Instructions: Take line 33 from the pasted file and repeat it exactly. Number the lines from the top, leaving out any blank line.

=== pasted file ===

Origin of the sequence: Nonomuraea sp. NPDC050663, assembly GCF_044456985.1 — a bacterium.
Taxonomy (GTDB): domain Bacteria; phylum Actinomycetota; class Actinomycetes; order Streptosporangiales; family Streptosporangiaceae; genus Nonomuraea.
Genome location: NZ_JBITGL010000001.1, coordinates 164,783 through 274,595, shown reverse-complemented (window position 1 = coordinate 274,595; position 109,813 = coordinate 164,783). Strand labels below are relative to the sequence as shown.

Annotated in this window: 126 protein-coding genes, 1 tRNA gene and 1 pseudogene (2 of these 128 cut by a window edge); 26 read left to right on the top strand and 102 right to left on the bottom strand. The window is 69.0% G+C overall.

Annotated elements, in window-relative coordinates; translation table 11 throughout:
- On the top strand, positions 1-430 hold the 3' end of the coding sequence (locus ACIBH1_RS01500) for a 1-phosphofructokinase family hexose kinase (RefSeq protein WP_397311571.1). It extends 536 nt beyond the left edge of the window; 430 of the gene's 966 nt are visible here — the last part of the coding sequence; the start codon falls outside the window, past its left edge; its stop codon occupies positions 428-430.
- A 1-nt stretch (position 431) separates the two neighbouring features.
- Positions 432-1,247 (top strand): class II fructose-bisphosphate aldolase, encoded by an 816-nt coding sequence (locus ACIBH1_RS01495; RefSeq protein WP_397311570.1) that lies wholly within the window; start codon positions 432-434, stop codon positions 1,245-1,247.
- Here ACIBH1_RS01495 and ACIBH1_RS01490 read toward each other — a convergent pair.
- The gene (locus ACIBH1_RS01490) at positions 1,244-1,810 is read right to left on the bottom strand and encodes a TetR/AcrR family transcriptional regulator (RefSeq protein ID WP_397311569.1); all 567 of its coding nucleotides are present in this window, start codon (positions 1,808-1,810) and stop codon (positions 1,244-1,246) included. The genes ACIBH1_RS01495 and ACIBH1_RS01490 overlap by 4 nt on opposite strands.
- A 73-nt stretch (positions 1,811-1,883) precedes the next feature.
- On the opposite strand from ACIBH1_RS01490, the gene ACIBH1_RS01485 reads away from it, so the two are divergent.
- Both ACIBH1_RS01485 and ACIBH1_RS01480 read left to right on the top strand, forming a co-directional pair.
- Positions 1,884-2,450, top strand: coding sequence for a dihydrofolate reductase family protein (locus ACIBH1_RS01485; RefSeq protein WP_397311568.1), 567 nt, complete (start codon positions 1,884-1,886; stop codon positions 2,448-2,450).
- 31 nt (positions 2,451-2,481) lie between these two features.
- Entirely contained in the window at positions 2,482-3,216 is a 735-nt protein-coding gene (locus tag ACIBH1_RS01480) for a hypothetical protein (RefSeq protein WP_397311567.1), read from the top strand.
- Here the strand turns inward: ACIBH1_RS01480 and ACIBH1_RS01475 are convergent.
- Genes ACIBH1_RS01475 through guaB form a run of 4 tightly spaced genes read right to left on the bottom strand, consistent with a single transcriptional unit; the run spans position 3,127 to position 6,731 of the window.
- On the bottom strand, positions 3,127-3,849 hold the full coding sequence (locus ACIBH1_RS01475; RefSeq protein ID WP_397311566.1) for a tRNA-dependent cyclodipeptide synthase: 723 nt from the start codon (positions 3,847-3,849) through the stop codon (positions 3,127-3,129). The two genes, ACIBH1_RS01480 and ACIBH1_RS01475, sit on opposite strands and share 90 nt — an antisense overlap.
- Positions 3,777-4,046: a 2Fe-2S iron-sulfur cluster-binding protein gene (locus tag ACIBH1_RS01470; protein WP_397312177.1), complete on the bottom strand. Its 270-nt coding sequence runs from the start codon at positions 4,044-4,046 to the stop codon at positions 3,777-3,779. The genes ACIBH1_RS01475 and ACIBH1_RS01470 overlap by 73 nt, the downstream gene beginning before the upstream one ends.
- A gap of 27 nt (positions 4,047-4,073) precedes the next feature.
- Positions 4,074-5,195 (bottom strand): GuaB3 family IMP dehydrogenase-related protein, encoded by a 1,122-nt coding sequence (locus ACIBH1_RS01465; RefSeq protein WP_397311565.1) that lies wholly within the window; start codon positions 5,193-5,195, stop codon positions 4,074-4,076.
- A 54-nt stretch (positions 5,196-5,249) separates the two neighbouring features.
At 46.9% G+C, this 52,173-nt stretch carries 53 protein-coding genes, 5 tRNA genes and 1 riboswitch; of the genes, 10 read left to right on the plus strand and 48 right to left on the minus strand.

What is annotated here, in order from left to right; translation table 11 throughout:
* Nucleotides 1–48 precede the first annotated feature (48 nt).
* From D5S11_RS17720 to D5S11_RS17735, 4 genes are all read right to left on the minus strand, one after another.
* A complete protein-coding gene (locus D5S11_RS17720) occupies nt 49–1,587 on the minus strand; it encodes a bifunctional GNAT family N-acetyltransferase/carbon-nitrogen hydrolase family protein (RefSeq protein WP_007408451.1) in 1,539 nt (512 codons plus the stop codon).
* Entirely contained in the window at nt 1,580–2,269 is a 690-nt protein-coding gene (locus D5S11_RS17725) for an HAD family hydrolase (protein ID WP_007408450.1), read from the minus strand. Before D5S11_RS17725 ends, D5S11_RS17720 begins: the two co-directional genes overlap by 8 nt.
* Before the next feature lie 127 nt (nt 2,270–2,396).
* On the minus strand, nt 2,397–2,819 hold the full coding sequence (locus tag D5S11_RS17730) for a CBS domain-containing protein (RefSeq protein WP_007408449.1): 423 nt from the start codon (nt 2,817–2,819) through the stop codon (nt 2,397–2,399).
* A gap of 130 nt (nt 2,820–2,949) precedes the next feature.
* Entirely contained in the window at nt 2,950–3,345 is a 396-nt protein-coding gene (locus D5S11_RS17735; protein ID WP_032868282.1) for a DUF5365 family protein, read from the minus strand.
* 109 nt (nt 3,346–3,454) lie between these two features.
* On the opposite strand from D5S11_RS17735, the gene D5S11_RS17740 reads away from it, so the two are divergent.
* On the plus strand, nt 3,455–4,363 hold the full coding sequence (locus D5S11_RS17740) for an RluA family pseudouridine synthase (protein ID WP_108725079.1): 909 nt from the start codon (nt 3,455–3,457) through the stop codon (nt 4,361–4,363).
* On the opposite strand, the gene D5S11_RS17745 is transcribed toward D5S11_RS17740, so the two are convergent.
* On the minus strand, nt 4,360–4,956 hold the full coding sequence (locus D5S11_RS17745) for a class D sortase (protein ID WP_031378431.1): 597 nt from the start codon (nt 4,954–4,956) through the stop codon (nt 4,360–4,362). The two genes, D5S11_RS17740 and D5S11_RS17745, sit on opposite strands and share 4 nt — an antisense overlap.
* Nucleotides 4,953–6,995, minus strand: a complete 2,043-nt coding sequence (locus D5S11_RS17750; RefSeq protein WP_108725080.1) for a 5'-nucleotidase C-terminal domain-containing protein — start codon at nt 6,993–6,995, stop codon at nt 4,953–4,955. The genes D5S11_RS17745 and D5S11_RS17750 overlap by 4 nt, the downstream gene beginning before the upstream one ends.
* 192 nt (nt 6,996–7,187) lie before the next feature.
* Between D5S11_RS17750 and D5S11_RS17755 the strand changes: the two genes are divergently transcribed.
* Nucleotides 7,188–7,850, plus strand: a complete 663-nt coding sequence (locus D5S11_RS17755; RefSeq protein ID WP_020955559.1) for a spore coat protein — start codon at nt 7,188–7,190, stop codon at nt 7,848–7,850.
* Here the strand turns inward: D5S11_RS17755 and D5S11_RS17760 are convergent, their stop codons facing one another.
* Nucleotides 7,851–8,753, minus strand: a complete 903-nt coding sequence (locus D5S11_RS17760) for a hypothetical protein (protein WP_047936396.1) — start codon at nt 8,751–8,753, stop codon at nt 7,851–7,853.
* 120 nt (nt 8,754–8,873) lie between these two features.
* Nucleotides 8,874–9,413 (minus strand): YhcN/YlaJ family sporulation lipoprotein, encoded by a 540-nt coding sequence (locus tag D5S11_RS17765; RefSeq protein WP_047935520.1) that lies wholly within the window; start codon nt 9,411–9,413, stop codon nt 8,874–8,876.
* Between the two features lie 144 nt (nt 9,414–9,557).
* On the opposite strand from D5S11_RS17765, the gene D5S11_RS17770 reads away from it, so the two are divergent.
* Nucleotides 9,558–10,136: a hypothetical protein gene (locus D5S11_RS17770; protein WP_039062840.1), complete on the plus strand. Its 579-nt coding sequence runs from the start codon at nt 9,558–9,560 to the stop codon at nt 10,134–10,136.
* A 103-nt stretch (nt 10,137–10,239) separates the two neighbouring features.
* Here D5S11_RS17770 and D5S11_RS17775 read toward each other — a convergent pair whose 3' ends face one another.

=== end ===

* Entirely contained in the window at nt 2,950–3,345 is a 396-nt protein-coding gene (locus D5S11_RS17735; protein ID WP_032868282.1) for a DUF5365 family protein, read from the minus strand.